Darkness, Not Cold, Likely Responsible for Dinosaur-Killing Extinction


Roughly 66 million years ago an asteroid slammed into the Yucatan peninsula. New research shows darkness, not cold, likely drove a mass extinction after the impact.

New research finds soot from global fires ignited by an asteroid impact could have blocked sunlight long enough to drive the mass extinction that killed most life on Earth, including the dinosaurs, 66 million years ago.

The Cretaceous–Paleogene extinction event wiped out about 75 percent of all species on Earth. An asteroid impact at the tip of Mexico’s Yucatán Peninsula caused a period of prolonged cold and darkness, called an impact winter, that likely fueled a large part of the mass extinction. But scientists have had a hard time teasing out the details of the impact winter and what the exact mechanism was that killed life on Earth.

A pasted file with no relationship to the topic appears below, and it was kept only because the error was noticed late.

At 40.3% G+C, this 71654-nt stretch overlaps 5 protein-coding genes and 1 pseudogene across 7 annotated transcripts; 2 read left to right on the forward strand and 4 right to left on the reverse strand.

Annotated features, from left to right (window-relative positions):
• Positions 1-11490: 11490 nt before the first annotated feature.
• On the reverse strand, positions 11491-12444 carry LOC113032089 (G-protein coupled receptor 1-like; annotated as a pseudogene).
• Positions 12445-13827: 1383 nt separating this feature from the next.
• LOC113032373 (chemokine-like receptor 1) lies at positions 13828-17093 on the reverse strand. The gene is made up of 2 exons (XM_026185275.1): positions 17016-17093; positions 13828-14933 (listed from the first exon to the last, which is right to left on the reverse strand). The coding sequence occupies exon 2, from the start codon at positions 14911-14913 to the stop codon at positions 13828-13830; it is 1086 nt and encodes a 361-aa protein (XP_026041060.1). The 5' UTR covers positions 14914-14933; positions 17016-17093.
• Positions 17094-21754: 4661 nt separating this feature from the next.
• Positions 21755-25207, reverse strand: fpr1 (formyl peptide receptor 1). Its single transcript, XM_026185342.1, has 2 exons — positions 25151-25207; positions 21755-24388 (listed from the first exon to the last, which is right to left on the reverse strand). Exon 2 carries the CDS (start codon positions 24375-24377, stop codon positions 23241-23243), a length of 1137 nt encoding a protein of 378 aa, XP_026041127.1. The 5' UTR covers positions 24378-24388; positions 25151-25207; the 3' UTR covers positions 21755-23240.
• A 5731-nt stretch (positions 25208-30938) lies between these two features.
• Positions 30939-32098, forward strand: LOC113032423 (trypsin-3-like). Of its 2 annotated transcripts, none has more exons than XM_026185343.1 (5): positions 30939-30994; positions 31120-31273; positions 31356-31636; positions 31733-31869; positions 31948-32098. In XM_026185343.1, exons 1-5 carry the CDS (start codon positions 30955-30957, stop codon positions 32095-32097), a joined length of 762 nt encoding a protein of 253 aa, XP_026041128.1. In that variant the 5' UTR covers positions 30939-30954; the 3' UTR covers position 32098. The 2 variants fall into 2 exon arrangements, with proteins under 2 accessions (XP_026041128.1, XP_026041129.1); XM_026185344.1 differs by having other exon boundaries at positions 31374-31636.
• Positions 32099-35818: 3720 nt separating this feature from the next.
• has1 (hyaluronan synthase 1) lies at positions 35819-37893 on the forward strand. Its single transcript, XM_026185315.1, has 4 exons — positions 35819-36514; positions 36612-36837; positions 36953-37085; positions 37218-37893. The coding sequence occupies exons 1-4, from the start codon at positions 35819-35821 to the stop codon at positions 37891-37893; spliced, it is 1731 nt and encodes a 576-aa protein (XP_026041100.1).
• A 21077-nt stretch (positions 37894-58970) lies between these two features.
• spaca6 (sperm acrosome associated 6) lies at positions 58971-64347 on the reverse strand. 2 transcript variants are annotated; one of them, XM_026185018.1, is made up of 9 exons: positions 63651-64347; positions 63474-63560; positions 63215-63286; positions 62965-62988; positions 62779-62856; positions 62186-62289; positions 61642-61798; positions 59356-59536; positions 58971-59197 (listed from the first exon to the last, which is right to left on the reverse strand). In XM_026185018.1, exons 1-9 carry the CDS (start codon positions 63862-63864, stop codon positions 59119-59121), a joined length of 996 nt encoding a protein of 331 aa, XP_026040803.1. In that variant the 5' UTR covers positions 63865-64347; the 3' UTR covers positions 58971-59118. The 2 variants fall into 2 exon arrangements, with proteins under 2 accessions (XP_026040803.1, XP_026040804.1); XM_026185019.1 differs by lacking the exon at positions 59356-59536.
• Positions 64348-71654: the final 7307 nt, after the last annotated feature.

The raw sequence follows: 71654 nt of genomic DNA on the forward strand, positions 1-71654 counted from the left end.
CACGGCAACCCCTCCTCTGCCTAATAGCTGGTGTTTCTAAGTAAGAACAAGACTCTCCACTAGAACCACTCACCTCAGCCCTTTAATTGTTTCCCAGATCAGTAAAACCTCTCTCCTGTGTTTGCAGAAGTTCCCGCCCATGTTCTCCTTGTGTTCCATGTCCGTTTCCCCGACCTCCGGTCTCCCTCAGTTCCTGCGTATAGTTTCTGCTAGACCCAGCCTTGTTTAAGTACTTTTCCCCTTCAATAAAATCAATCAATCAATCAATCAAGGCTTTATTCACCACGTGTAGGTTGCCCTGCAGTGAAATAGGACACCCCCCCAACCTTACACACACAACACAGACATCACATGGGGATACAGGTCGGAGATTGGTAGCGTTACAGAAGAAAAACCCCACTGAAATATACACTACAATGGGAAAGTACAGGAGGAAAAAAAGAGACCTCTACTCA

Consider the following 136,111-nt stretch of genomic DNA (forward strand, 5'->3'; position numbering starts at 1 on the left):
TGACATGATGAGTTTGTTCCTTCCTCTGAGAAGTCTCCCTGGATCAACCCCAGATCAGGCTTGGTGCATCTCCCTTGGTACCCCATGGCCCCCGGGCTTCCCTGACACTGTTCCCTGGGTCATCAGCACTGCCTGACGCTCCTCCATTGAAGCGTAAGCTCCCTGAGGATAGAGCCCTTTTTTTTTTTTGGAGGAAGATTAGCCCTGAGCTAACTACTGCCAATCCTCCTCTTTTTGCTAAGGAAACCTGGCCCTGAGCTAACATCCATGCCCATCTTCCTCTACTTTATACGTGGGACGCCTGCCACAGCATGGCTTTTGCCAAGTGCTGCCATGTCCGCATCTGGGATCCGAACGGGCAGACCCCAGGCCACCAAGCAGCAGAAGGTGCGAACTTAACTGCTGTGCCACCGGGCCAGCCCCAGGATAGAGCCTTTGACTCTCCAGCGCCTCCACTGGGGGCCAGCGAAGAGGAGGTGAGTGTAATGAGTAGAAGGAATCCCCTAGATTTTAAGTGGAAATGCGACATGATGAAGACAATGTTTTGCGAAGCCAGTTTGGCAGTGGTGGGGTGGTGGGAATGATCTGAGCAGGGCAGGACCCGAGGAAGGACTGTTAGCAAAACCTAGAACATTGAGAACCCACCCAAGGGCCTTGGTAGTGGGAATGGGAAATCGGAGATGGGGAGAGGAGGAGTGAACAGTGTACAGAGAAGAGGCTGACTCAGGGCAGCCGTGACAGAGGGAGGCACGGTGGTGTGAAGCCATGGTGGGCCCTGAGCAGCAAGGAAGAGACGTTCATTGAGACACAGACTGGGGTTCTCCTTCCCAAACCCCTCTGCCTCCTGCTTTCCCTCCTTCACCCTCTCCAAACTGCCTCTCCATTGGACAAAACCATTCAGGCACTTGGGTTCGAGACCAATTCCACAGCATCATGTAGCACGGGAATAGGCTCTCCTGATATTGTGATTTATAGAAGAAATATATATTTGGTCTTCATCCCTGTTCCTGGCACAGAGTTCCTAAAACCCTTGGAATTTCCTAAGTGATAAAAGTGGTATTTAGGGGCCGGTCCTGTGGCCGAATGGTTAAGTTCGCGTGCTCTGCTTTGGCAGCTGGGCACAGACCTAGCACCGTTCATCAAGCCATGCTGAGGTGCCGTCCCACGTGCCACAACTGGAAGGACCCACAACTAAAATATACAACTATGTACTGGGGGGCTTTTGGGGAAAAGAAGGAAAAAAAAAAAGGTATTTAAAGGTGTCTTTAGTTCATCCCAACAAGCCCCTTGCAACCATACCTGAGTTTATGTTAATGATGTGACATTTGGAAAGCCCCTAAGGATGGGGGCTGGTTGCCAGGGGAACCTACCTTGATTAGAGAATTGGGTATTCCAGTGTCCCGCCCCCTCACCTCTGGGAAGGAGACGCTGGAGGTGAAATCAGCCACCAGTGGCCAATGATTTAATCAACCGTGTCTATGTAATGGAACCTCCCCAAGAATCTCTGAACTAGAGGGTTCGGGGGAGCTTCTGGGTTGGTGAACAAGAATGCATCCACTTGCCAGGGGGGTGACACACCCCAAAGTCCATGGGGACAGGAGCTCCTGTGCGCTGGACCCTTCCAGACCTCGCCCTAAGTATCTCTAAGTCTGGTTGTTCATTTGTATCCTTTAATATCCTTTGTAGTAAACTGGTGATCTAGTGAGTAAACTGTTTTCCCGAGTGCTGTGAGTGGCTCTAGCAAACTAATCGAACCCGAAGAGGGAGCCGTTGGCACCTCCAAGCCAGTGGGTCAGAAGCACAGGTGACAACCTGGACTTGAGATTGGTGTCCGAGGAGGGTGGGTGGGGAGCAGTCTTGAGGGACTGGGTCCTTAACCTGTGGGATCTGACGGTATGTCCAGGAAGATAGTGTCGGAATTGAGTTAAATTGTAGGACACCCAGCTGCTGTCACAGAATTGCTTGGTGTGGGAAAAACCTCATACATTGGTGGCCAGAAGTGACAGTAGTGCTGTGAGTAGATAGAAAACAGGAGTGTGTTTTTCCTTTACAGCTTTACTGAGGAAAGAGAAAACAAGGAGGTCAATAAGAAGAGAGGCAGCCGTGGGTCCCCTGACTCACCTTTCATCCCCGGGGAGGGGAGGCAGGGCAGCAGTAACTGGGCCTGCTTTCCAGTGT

A new study in AGU’s journal Geophysical Research Letters simulates the contributions of the impact’s sulfur, dust, and soot emissions to the extreme darkness and cold of the impact winter. The results show the cold would have been severe but likely not devastating enough to drive a mass extinction. However, soot emissions from global forest fires darkened the sky enough to kill off photosynthesizers at the base of the food web for well over a year, according to the study.

Continue reading at American Geophysical Union

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